Rachel Brown is jittery today. She sits in the Family Promise Day Center with one eye on her children who are playing nearby. She is feeling nervous because this afternoon she will go for a job interview. Rachel is half African-American (she mentions that her father was the first black attorney in Vallejo) and half Cuban. She is going for a position as a Cuban-English translator.
Rachel, 32, and her husband lived for a long time in San Jose but became homeless in Sacramento. Her husband was a Bay Area limousine driver whose car, through no fault of his own, caught on fire on a bridge. He was able to save four of his passengers but five of them died. Even though he wasn’t culpable, he was fired from his job. He started going to therapy. Rachel says he has a lot of anxiety surrounding the accident, so much so that he has been diagnosed with post-traumatic stress disorder and has had a hard time at subsequent jobs.
A common story when people are struggling to maintain jobs, the couple got behind in payments. They lost their Sacramento dwelling and paid to stay in motels because they couldn’t save enough to rent an apartment. They called Next Move Shelter but were unable to get in. When they called Family Promise Rachel says “one of the ladies did an intake over the phone. The next morning they took us in. November 11th. We have been here all through the holidays and they really took good care of us.”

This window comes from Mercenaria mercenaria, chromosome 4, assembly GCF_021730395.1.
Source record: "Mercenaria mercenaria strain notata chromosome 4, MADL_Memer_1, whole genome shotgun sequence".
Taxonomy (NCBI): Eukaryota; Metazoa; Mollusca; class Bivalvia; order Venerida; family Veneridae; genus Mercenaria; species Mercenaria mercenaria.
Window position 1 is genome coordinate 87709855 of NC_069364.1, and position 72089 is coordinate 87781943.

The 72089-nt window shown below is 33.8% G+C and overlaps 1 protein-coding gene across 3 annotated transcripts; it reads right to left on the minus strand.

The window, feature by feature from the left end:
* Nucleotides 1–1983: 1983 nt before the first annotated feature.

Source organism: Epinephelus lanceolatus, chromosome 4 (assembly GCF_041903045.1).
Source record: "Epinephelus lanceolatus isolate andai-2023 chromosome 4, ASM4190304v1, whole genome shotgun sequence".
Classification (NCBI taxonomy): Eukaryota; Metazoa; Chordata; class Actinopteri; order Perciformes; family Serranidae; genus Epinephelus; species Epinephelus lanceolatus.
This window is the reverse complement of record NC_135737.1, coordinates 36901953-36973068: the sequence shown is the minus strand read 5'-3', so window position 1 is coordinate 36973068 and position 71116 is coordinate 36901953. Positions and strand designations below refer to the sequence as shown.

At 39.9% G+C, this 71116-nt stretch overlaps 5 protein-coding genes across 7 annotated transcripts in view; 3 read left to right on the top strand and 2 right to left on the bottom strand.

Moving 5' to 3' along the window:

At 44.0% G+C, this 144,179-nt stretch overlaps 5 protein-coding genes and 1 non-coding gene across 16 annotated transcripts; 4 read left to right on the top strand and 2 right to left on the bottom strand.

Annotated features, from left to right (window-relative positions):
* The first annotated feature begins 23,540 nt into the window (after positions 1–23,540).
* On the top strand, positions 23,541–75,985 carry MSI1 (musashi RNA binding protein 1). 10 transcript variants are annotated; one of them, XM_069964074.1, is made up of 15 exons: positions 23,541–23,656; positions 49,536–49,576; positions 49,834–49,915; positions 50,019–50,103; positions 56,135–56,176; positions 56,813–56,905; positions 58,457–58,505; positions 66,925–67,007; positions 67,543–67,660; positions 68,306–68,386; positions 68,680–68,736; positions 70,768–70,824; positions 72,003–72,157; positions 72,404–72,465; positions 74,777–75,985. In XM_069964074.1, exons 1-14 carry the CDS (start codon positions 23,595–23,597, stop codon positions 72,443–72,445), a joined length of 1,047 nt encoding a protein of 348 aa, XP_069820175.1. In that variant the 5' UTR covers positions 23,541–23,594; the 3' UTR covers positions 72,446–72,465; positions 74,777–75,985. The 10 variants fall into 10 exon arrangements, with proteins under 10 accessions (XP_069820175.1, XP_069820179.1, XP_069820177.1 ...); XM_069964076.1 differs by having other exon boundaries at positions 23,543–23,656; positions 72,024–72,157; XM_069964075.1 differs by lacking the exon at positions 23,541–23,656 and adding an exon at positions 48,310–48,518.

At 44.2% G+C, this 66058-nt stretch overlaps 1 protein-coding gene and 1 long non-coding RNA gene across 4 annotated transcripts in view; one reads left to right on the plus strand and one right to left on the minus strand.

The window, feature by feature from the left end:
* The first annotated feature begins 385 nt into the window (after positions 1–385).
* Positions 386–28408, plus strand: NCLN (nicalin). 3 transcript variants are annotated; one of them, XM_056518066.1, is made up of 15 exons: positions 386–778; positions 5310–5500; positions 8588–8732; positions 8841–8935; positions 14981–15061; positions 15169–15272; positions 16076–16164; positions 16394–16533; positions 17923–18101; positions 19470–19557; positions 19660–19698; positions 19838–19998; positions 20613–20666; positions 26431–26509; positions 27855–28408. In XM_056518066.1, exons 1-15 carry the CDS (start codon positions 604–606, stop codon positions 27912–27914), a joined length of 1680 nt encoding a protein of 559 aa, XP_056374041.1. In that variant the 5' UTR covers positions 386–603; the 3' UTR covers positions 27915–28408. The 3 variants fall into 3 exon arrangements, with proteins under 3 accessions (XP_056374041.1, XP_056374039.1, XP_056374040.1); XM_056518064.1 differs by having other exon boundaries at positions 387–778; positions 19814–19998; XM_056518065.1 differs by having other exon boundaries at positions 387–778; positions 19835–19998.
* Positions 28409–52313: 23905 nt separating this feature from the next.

The parents and their children, 9 and 6, go each evening to their lodging in the church that is sheltering and feeding families in the Family Promise rotation system.
Rachel’s husband is working now and Rachel hopes to be at a job soon too. Since they have been part of Family Promise, they have saved some money but they have $1,095 to pay back to make up for their eviction and get the debt cleared off their credit report. “Here they help us with resources. They tell you people you need to contact and send out faxes for you,” Rachel says. “I can get phone calls here too. It is probably the best family shelter here in Sacramento. All the pictures on these walls are success stories.
“But you have to be willing,” she says. “You have to do your footwork.”